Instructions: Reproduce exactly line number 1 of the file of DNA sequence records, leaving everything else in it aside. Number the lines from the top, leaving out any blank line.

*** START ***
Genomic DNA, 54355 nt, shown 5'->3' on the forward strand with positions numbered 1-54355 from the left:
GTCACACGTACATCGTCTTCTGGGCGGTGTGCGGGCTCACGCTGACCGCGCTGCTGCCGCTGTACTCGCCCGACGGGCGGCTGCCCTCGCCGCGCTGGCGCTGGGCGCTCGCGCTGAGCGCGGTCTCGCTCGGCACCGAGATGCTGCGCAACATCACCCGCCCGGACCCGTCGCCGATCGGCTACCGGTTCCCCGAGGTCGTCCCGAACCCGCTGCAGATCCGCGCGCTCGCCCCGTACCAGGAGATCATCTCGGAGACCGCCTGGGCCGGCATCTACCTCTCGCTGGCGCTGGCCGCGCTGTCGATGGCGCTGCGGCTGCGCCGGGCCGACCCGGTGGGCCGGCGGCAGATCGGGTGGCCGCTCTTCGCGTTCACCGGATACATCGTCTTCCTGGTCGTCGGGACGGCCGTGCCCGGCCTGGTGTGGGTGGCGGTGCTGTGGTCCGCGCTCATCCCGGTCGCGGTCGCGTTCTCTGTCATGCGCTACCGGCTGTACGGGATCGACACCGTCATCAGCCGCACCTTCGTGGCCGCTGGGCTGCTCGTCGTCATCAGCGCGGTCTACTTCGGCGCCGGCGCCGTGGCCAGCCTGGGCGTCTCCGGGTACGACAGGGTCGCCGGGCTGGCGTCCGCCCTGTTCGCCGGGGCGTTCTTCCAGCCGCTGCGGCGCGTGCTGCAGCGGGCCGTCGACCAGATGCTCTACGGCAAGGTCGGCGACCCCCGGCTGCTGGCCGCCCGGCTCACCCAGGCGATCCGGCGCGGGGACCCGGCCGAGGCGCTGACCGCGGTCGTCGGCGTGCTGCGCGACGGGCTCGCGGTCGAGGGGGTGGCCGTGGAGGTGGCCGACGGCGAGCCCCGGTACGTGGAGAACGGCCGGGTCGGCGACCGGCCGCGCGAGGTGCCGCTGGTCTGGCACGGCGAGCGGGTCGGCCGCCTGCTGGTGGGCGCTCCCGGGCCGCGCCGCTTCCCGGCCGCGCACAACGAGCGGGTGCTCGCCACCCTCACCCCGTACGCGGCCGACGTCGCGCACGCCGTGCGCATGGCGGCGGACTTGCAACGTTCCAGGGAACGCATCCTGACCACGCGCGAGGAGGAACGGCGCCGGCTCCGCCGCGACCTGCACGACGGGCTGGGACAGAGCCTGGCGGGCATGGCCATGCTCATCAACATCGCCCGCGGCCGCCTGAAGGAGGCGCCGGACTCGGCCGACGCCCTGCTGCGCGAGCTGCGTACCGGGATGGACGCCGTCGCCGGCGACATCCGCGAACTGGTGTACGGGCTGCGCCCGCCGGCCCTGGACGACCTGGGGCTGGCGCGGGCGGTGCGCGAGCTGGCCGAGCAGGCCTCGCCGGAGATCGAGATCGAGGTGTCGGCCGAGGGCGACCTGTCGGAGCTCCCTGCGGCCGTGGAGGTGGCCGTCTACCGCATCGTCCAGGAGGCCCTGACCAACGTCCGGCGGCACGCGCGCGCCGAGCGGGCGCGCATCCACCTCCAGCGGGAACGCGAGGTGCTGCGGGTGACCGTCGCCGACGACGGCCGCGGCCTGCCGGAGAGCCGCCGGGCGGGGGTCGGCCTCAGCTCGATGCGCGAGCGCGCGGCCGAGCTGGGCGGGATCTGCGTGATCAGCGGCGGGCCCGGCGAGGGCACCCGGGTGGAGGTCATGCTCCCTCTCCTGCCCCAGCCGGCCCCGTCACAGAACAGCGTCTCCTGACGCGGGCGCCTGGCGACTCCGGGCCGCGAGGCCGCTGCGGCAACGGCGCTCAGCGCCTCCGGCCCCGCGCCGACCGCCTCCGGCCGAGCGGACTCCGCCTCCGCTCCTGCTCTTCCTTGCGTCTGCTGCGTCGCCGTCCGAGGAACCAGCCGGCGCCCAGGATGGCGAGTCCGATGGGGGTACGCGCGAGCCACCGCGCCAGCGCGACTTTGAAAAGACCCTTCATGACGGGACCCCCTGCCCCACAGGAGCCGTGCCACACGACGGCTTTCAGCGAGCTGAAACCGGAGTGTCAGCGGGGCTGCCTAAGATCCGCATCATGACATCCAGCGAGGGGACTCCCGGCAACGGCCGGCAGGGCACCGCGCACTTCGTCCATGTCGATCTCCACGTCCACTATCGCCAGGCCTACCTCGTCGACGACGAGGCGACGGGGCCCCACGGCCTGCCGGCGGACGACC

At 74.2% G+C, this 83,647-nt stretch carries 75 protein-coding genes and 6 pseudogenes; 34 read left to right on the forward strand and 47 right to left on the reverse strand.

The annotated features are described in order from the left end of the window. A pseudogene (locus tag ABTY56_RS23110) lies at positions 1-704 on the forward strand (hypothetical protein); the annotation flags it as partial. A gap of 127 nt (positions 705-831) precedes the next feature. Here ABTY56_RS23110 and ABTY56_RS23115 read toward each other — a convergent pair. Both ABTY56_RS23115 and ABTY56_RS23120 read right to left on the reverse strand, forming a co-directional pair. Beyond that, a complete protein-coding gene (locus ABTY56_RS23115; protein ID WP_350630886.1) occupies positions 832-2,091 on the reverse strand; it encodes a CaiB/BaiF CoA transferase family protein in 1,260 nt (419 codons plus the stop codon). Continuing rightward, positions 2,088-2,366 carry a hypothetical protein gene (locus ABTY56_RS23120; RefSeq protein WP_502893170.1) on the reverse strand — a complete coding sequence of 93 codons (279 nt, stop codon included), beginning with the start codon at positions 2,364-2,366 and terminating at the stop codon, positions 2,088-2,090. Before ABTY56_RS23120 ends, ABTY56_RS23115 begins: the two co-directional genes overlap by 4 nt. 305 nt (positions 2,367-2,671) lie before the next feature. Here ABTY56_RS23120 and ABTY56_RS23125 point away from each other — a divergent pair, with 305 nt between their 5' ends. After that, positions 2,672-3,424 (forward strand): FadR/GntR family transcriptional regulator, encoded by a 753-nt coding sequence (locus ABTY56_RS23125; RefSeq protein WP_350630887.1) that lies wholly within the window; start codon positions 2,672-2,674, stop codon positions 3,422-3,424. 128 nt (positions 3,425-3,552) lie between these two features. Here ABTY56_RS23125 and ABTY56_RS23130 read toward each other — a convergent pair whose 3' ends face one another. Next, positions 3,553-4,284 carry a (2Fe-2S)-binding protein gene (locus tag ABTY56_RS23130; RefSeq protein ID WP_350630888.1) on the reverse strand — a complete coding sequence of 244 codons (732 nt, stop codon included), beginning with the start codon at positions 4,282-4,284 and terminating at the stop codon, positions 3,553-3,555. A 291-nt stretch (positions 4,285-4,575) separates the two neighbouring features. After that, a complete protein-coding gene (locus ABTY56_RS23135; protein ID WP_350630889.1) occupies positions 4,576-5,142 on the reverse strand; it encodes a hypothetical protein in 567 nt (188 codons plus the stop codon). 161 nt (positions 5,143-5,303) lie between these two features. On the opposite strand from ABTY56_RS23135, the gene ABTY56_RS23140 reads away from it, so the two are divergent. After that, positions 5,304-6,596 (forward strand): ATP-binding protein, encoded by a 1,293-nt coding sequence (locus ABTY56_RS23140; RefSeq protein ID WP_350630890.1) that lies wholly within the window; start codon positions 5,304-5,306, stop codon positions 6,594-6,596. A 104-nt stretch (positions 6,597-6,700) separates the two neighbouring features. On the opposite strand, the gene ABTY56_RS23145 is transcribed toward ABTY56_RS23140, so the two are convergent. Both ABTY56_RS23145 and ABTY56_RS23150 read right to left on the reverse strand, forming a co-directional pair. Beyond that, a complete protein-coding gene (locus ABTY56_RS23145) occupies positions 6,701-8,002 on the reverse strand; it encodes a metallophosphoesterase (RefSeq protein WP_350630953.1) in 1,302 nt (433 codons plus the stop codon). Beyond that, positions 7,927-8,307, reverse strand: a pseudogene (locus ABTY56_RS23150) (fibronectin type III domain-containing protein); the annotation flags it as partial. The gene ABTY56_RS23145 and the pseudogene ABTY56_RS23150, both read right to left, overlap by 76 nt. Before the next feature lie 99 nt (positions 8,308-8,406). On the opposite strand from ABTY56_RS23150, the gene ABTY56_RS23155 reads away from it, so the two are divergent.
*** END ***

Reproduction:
Genomic DNA, 54355 nt, shown 5'->3' on the forward strand with positions numbered 1-54355 from the left: